This April 7, 2020, will see mankind witness the Pink Supermoon, the largest supermoon of the year. The moon will be located closer to Earth and will look pretty massive shining in the night sky.
Next Tuesday, April 7, 2020, the Earth’s satellite will reach its perigee, that is, the point of the closest orbit to Earth. This means that the Moon will look bigger and brighter than normal, and light up the darkness of the night sky with its bright light. Although the astronomical event is commonly known as the pink moon, the Moon isn’t really going to turn pink.
In reality, the phenomenon receives that name because it coincides with the period of the year in which the pink phlox flowers bloom. This coincides with the closest supermoon of the year. Supermoon’s take place where the elliptical orbit of the Earth’s satellite brings it to the closest point to the Earth while the Moon is full. The word “supermoon” was coined in 1979, as revealed by NASA.
“Other names for this Moon include the Sprouting Grass Moon, the Egg Moon, and among coastal tribes the Fish Moon, as this was the time that the shad swam upstream to spawn.”
According to astronomers, the Moon will be at perigee at 2:08 pm EDT on April 7. The moon will be full at 10:35 pm EDT that day.
As revealed by the Old Farmer’s Almanac, “For the best view of this lovely spring Moon, find an open area and watch as the Moon rises just above the horizon, at which point it will appear its biggest and take on a golden hue!.”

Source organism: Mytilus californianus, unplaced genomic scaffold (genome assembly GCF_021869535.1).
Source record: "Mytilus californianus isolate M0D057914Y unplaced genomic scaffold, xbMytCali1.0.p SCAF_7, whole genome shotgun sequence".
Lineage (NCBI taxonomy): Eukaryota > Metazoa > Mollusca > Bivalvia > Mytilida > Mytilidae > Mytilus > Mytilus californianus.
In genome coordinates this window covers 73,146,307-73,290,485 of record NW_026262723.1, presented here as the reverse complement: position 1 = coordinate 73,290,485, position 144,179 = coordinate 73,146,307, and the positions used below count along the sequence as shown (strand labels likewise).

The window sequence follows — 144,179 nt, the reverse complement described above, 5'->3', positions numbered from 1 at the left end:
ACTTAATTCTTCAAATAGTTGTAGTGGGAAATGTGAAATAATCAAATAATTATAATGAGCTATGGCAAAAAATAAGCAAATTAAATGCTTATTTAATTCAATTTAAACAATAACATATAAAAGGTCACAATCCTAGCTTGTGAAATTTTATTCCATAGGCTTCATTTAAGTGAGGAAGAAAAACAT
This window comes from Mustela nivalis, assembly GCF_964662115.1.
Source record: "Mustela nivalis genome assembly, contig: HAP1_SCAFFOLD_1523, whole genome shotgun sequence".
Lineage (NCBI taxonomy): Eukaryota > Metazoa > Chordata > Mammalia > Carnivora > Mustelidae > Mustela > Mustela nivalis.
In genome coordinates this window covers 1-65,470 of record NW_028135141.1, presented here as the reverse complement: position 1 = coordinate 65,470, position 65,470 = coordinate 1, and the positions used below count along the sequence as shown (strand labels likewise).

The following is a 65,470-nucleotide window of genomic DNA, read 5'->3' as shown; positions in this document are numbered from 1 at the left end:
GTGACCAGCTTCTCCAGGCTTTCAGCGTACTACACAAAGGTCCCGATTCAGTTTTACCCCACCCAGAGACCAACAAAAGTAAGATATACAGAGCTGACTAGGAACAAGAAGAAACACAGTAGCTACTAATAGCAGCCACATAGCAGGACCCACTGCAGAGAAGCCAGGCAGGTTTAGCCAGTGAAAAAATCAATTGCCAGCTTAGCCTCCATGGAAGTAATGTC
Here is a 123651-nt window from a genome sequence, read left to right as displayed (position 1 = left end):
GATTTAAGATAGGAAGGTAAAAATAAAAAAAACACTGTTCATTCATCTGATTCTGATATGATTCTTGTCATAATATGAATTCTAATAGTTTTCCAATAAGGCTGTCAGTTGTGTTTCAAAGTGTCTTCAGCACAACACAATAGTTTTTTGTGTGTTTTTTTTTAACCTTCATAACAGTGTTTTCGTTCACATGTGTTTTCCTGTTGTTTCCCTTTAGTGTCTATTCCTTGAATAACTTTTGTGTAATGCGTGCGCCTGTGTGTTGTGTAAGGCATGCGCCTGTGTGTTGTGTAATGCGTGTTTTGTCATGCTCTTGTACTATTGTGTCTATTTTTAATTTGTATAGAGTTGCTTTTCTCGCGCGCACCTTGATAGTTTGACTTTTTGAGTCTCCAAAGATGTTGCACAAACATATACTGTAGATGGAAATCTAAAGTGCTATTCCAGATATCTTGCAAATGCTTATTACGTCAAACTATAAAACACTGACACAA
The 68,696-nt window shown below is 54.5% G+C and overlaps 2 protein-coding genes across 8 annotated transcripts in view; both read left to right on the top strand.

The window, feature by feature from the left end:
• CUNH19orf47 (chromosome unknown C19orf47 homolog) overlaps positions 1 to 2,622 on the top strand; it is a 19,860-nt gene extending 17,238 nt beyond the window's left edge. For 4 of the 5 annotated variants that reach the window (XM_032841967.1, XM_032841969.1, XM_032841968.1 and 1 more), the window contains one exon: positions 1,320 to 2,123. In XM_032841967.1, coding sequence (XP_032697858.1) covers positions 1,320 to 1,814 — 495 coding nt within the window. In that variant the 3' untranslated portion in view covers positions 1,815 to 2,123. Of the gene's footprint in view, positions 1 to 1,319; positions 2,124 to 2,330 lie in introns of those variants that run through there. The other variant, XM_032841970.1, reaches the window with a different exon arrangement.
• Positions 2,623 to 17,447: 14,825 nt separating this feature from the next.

This year has been quite a stunner for astronomer and stargazers. In February we witnessed the Full Moon or shown moon as a supermoon and the March Full Moon or Worm Moon, which was also a supermoon.
This April 7, 2020, the Earth’s Moon will be at its closest point to the planet all years, which means it will appear up to 30% larger than it looks like when it is located at its furthest point from our planet.
This will be the largest supermoon of the year and luckily for us, it is the easiest astronomical phenomenon to see, so make sure you go outside and observe the Moon in its full might, as it shines with its magical glow stronger than it will the remainder of the year.
But besides the Supermoon on April 7, 2020, there are quite a few astronomical events to look out for. Between April 22 and 23, we will be able to witness the Lyrids Meteor Shower. In mid-to-late July, the Moon, Jupiter, Saturn, and Mars will appear closer in the sky over several nights, so spotting them should be very easy. Jupiter is expected to shine the brightest. Another astronomical event to look out for will take place on August 12-13 when we will have a chance to see the Perseids Meteor Shower. Later this year on December 21 the Great Conjunction will take place: Jupiter and Saturn will appear closer that night when the planets will appear to form a single, bright planet. This phenomenon occurs every 20 or 30 years.